Stat 200 week 7 homework solutions

STAT 200 Week 7 Homework Problems

10.1.2

Table #10.1.6 contains the value of the house and the amount of rental income in a year that the house brings in (“Capital and rental,” 2013). Create a scatter plot and find a regression equation between house value and rental income. Then use the regression equation to find the rental income a house worth $230,000 and for a house worth $400,000. Which rental income that you calculated do you think is closer to the true rental income? Why?

Table #10.1.6: Data of House Value versus Rental

  

Value

Rental

Value

Rental

Value

Rental

Value

Rental

 

81000

6656

77000

4576

75000

7280

67500

6864

 

95000

7904

94000

8736

90000

6240

85000

7072

 

121000

12064

115000

7904

110000

7072

104000

7904

 

135000

8320

130000

9776

126000

6240

125000

7904

 

145000

8320

140000

9568

140000

9152

135000

7488

 

165000

13312

165000

8528

155000

7488

148000

8320

 

178000

11856

174000

10400

170000

9568

170000

12688

 

200000

12272

200000

10608

194000

11232

190000

8320

 

214000

8528

208000

10400

200000

10400

200000

8320

 

240000

10192

240000

12064

240000

11648

225000

12480

 

289000

11648

270000

12896

262000

10192

244500

11232

 

325000

12480

310000

12480

303000

12272

300000

12480

10.1.4

The World Bank collected data on the percentage of GDP that a country spends on health expenditures (“Health expenditure,” 2013) and also the percentage of women receiving prenatal care(“Pregnant woman receiving,” 2013). The data for the countries where this information are available for the year 2011 is in table #10.1.8. Create a scatter plot of the data and find a regression equation between percentage spent on health expenditure and the percentage of women receiving prenatal care. Then use the regression equation to find the percent of women receiving prenatal care for a country that spends 5.0% of GDP on health expenditure and for a country that spends 12.0% of GDP. Which prenatal care percentage that you calculated do you think is closer to the true percentage? Why?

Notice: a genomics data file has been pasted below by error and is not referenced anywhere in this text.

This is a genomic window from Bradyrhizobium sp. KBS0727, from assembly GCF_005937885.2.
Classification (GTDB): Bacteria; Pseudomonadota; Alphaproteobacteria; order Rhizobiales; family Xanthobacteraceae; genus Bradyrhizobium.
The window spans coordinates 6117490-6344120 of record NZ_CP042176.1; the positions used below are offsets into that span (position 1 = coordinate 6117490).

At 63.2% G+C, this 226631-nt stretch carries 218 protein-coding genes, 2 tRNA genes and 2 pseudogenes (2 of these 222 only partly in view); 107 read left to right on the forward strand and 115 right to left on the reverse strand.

Table #10.1.8: Data of Health Expenditure versus Prenatal Care

  

Health Expenditure (% of GDP)

Prenatal Care (%)

 

9.6

47.9

 

3.7

54.6

 

5.2

93.7

 

5.2

84.7

 

10.0

100.0

 

4.7

42.5

 

4.8

96.4

 

6.0

77.1

 

5.4

58.3

 

4.8

95.4

 

4.1

78.0

 

6.0

93.3

 

9.5

93.3

 

6.8

93.7

 

6.1

89.8

10.2.2

Table #10.1.6 contains the value of the house and the amount of rental income in a year that the house brings in (“Capital and rental,” 2013). Find the correlation coefficient and coefficient of determination and then interpret both.

Table #10.1.6: Data of House Value versus Rental

  

Value

Rental

Value

Rental

Value

Rental

Value

Rental

 

81000

6656

77000

4576

75000

7280

67500

6864

 

95000

7904

94000

8736

90000

6240

85000

7072

 

121000